I began carefully taking off the dust jackets. (Note: Brits like to call them "wrappers.") I did this for all the books except some that were the most collectible or were former library copies and their dust jackets were glued onto what they call in the business “boards.” This led to a discovery.

Dazzle the Eye of the Beholder
With dust jackets removed, the garish glare of the typically glossy cover went away,  presenting the shelves with a new subdued library-like effect. But there was something else that happened on a regular basis. Most books au naturel were beautiful. Rich gold or silver lettering graced the spine. Wonderful soft blue, green, or black cloth submitted to my respectful finger touch.

In the case of series in which the covers were rather pedestrian and faded to boot, the differences were night and day.

For example, my James Bond matched set had been wrapped in a cheesy, loud, Miami pastel color palette. Stripped down to their essence, the books boldly declared a 007 evening attire gravitas with black spines and gold lettering. Ian Flemming looked as if he had produced a collection of Shakespeare plays.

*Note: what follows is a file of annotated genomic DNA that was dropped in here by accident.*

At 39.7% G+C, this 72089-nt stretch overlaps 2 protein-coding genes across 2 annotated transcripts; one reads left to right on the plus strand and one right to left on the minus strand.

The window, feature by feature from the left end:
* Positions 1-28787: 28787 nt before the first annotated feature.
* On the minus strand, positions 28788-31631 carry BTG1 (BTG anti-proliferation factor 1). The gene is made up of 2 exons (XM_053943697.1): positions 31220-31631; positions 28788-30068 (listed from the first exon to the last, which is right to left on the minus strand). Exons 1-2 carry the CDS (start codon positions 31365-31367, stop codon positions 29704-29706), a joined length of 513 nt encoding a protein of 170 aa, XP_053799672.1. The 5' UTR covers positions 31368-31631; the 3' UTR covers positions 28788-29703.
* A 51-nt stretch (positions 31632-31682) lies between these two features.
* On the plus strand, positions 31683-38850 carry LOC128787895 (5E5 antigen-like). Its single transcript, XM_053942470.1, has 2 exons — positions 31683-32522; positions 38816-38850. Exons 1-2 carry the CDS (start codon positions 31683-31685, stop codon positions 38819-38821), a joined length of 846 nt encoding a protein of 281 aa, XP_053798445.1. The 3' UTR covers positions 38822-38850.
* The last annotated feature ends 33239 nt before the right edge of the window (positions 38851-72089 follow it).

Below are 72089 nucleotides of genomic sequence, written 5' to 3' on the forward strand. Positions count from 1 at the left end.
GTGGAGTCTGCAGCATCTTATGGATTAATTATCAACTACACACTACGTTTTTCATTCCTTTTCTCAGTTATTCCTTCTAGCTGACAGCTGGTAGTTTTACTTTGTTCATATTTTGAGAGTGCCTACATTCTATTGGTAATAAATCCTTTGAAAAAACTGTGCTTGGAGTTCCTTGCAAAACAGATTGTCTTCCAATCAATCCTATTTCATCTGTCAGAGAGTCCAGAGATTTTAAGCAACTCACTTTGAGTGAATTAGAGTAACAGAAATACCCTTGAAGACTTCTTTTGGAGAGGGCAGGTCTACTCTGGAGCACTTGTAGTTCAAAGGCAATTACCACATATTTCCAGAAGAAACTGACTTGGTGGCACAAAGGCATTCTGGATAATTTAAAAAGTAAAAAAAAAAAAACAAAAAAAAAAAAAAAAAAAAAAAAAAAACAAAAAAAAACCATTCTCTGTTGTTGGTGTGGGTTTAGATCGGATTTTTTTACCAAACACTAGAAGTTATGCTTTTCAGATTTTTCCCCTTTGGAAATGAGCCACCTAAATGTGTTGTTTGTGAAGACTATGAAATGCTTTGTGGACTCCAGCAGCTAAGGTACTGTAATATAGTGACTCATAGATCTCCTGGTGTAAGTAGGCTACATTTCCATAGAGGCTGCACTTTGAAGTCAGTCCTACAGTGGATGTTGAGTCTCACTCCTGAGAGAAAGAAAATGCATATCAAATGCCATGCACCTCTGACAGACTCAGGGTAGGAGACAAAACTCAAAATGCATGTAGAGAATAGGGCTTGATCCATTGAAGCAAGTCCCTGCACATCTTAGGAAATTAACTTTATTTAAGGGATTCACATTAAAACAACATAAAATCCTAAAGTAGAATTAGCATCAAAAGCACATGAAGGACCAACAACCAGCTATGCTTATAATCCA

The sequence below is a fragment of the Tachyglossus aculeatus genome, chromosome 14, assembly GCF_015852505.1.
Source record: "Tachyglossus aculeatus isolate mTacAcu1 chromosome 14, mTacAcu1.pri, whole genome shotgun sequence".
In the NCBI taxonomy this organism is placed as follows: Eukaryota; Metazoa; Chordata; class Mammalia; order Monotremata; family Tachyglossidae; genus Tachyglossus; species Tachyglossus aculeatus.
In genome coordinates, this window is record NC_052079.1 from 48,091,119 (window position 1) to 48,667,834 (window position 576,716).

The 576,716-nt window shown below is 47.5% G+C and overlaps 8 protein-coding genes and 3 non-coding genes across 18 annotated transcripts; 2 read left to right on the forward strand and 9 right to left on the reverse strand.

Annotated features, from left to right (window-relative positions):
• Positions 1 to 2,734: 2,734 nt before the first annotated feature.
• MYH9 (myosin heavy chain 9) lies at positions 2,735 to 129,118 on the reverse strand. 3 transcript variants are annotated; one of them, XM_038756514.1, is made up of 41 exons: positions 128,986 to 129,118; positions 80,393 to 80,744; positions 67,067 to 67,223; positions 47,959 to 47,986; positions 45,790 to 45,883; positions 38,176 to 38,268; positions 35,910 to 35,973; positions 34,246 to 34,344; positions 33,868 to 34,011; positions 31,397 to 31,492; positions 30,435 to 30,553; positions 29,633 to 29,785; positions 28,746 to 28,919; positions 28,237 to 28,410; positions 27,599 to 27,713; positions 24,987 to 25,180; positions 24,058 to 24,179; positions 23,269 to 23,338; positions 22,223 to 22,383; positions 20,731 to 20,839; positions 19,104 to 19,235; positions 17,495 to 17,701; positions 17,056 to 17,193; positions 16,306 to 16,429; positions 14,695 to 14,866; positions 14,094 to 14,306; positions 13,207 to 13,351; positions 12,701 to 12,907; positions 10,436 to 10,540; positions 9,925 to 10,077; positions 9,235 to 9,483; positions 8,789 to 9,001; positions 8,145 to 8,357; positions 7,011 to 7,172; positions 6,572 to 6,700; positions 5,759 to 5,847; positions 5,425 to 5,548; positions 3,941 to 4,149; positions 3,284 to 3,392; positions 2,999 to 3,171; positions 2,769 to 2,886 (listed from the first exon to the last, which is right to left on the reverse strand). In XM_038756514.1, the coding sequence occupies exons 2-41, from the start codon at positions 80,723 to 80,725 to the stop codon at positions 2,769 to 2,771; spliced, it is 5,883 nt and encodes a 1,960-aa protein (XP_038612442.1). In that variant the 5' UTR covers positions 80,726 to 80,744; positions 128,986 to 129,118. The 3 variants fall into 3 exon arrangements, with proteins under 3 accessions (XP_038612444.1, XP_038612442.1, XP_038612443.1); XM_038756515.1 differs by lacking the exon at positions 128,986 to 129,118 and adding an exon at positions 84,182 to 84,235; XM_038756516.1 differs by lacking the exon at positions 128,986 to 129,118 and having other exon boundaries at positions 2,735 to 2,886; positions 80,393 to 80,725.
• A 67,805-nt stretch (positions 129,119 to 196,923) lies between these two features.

Civil War historian Bruce Catton’s three-volume set on the Army of the Potomac, a work that had fired off the cannon of my historical imagination when I was a tween, went from bland and blah dust jackets to a stiffly proud, regimented red and black presentation.

Some of my Hemingway collection now “popped,” especially the Caribbean green of Islands in the Stream and the recent posthumous release, Under Kilimanjaro with its copper designs on the spine.

I fell in love with how Nathaniel West’s and William Faulkner’s final novels declared “must read me” in columns of red.

Bird Lives!, the wonderful bio of Charlie Parker that reads like the greatest novel ever written about jazz (and served as the basis for Clintwood’s fine 1988 film Bird) revealed a surprise. The book's artistry went beyond the jazzy typeface on the spine to offer something on the cover. A gold saxophone player lurking beneath the dust jacket. All this time I had no idea.